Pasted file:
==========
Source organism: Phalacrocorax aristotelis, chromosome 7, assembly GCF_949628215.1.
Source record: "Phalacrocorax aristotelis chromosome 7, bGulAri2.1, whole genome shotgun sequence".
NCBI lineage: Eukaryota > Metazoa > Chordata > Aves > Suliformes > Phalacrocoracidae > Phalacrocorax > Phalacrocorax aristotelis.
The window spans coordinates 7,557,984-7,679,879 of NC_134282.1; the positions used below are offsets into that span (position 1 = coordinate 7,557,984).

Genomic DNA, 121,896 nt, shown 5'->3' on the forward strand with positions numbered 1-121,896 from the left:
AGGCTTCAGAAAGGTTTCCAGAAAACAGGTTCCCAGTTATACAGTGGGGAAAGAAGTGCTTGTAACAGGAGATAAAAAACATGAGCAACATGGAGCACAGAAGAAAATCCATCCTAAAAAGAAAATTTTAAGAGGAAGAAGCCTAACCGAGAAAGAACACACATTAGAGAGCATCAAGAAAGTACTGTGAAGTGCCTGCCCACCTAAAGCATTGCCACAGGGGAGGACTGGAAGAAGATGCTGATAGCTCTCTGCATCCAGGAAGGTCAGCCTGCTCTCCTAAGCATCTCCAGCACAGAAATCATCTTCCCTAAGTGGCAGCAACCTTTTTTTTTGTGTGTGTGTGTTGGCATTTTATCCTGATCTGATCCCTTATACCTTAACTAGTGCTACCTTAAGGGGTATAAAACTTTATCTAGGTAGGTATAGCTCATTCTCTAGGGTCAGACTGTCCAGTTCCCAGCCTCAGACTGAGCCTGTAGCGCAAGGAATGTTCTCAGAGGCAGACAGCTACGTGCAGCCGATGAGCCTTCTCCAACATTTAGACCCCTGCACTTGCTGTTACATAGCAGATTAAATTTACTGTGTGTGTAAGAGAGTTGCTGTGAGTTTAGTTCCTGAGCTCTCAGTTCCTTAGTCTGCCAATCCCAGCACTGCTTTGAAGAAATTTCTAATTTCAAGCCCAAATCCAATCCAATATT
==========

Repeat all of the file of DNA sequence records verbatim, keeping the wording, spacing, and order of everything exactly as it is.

Source organism: Phalacrocorax aristotelis, chromosome 7, assembly GCF_949628215.1.
Source record: "Phalacrocorax aristotelis chromosome 7, bGulAri2.1, whole genome shotgun sequence".
NCBI lineage: Eukaryota > Metazoa > Chordata > Aves > Suliformes > Phalacrocoracidae > Phalacrocorax > Phalacrocorax aristotelis.
The window spans coordinates 7,557,984-7,679,879 of NC_134282.1; the positions used below are offsets into that span (position 1 = coordinate 7,557,984).

Genomic DNA, 121,896 nt, shown 5'->3' on the forward strand with positions numbered 1-121,896 from the left:
AGGCTTCAGAAAGGTTTCCAGAAAACAGGTTCCCAGTTATACAGTGGGGAAAGAAGTGCTTGTAACAGGAGATAAAAAACATGAGCAACATGGAGCACAGAAGAAAATCCATCCTAAAAAGAAAATTTTAAGAGGAAGAAGCCTAACCGAGAAAGAACACACATTAGAGAGCATCAAGAAAGTACTGTGAAGTGCCTGCCCACCTAAAGCATTGCCACAGGGGAGGACTGGAAGAAGATGCTGATAGCTCTCTGCATCCAGGAAGGTCAGCCTGCTCTCCTAAGCATCTCCAGCACAGAAATCATCTTCCCTAAGTGGCAGCAACCTTTTTTTTTGTGTGTGTGTGTTGGCATTTTATCCTGATCTGATCCCTTATACCTTAACTAGTGCTACCTTAAGGGGTATAAAACTTTATCTAGGTAGGTATAGCTCATTCTCTAGGGTCAGACTGTCCAGTTCCCAGCCTCAGACTGAGCCTGTAGCGCAAGGAATGTTCTCAGAGGCAGACAGCTACGTGCAGCCGATGAGCCTTCTCCAACATTTAGACCCCTGCACTTGCTGTTACATAGCAGATTAAATTTACTGTGTGTGTAAGAGAGTTGCTGTGAGTTTAGTTCCTGAGCTCTCAGTTCCTTAGTCTGCCAATCCCAGCACTGCTTTGAAGAAATTTCTAATTTCAAGCCCAAATCCAATCCAATATT